Protein Metabolism II - Protein Metabolism 2 Reading:...

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Protein Metabolism 2 Reading: Gropper 4 th ed, Ch 7, pp. 188–194, 207–218 Gropper 5 th ed, Ch 6, pp. 198–206, 222–234
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2 Objectives for today: Amino acid catabolism revisited Genetic disorders of protein metabolism Protein quality Synthesis of proteins and other selected nitrogen-containing compounds
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3 Skeletal Muscle and Protein Metabolism 40% of body’s protein is in muscle 43% of mass is skeletal muscle Uptake of amino acids high following meal 6 amino acids catabolized greatest here: Aspartate, asparagine, glutamate, leucine, isoleucine and valine
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4 Table 6-1a, p. 186 Branched-chain amino acids Branched-chain amino acids
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5 Skeletal Muscle and Protein Metabolism Expression of BC aminotransferases required Muscle, heart, kidney, diaphragm, and adipose 2200 α -keto acids generated may be further oxidized or transported for reamination 2200 α -keto acid is decarboxylated by BC α -keto acid dehydrogenase (BCKAD) Complete oxidation of: Valine yields succinyl CoA Isoleucine yields succinyl CoA and acetyl CoA Leucine yields acetyl CoA and acetoacetate
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6 Fig. 7-38b, p. 213 (Small intestinal cell energy source)
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7 Fig. 7-34, p. 209 Alanine-glucose cycle (Leu, Ile, Val)
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8 Human genetic disorders in amino acid metabolism Name Enzymes/factors affected Amino acid affected Clinical/ symptom PKU Phe hydroxylase Phe Tyr Mental retardation Maple syrup urine disease (MSUD) Branched-chain α - ketoacid dehydrogenase; α -Keto acid decarboxylase Branched- chain amino acid breakdown Mental retardation Fatal Homo- cystinuria Cystathionine synthase Met breakdown, Cys synthesis Increase urinary homocysteine & Met .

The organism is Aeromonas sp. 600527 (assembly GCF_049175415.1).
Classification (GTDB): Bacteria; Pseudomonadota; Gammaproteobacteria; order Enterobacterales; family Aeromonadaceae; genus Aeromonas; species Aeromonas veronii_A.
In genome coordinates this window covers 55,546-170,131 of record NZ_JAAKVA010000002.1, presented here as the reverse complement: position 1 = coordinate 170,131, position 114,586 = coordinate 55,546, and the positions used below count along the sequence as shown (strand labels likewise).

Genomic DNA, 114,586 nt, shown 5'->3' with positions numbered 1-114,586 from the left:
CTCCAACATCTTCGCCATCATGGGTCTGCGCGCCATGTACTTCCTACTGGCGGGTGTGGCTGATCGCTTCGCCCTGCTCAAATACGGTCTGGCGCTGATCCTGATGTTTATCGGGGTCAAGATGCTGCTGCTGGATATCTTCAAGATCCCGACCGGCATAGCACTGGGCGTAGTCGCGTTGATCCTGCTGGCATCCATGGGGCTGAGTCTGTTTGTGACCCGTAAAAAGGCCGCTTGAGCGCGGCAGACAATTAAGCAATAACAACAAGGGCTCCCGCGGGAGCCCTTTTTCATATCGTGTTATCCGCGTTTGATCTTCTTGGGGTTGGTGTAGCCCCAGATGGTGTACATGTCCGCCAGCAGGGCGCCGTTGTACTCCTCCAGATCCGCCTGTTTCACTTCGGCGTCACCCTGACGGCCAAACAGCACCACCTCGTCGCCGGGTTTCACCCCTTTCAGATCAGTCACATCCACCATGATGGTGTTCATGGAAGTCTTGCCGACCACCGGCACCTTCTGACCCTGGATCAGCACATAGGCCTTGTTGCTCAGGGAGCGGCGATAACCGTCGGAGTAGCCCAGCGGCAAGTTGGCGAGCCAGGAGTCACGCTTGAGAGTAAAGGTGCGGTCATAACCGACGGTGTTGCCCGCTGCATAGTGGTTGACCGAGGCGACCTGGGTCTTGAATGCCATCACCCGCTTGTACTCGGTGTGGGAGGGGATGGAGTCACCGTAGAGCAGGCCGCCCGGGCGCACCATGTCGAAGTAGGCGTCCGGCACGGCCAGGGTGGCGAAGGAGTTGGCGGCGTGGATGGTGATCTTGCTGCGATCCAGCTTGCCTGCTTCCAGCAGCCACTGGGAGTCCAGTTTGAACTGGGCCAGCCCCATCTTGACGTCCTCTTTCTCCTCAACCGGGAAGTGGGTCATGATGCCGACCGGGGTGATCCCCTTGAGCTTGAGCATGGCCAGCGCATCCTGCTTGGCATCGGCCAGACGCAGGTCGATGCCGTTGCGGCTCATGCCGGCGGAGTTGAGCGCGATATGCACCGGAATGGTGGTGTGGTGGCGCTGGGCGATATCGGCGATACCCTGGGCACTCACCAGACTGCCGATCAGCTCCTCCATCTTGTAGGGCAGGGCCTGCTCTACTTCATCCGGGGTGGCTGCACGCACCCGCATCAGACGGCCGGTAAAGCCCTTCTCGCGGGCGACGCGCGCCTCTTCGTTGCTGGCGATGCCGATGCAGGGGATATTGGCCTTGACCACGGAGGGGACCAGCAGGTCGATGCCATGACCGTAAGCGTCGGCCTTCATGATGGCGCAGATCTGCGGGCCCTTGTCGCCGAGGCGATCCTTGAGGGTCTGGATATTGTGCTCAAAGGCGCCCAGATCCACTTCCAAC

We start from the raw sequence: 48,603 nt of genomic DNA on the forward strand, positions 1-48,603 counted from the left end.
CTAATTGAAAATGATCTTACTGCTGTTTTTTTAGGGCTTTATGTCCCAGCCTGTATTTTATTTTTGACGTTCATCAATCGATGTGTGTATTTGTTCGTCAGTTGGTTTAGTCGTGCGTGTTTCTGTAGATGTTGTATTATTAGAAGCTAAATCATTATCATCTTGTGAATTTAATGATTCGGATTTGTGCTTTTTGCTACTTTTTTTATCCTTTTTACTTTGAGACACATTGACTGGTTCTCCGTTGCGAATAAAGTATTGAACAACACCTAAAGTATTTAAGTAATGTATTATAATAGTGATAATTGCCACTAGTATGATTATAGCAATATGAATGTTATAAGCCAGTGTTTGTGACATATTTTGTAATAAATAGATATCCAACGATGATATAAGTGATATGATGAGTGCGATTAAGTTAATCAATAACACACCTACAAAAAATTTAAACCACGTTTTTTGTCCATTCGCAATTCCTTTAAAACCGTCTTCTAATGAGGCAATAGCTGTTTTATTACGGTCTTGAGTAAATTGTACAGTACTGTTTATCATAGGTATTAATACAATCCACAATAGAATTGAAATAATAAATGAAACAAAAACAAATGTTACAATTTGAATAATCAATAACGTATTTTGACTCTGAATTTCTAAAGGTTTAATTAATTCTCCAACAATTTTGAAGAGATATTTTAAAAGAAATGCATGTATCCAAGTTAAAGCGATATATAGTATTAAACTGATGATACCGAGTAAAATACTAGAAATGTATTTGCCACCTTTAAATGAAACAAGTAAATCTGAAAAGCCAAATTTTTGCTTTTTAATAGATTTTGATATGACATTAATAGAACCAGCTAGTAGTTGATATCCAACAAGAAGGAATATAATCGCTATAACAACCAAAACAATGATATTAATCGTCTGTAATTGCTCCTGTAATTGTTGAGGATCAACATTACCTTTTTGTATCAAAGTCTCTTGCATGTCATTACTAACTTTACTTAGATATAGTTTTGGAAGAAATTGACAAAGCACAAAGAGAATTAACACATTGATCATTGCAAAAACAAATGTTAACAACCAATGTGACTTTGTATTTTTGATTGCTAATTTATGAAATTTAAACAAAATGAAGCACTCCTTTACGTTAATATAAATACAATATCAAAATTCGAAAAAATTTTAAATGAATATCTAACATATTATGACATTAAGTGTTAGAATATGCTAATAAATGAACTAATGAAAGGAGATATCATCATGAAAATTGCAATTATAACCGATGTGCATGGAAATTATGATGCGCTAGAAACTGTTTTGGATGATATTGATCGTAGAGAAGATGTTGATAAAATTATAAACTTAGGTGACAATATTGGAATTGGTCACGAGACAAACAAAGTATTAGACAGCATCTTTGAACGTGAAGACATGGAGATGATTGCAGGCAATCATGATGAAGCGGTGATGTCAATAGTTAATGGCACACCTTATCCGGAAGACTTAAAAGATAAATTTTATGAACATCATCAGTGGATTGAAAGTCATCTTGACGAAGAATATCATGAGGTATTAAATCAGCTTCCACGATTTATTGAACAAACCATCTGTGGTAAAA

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9 Phenylketonuria (PKU) Most common enzyme deficiency disease in amino acid metabolism (1 in 14,000) Autosomal recessive inheritance; many different mutations in phenylalanine hydroxylase identified Phenylalanine accumulates in all fluids; normally “minor” products are formed in excess and excreted in urine (and sweat) Phenylketones: Phenylpyruvic acid (formed by transamination) Phenylacetate (oxidation product of phenylpyruvic acid with “mousey” odor)
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10 Phenylketonuria (PKU) Can cause severe neurological symptoms and very low I.Q. Due to competition for transport of other large, neutral amino acids (L transporter) across blood-brain barrier in the brain Patients often have decreased melanin, resulting in light-colored skin, eyes, and hair Suggests tyrosine deficiency Tyrosine is a precursor of several neurotransmitters and thyroid hormones, as well as melanin Dietary sources of tyrosine are not sufficient
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11 Child with phenylketonuria – inappropriate diet resulted in delayed development
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12 Fig. 6-28, p. 213 PKU (Neurotransmitters) (glucogenic) (ketogenic)
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13 Phenylketonuria (PKU) Treatment: life-long adherence to low-phenylalanine, tyrosine- sufficient diet Some phenylalanine is necessary for growth PKU diet: Eliminate or limit high-protein foods
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Protein Metabolism II - Protein Metabolism 2 Reading:...

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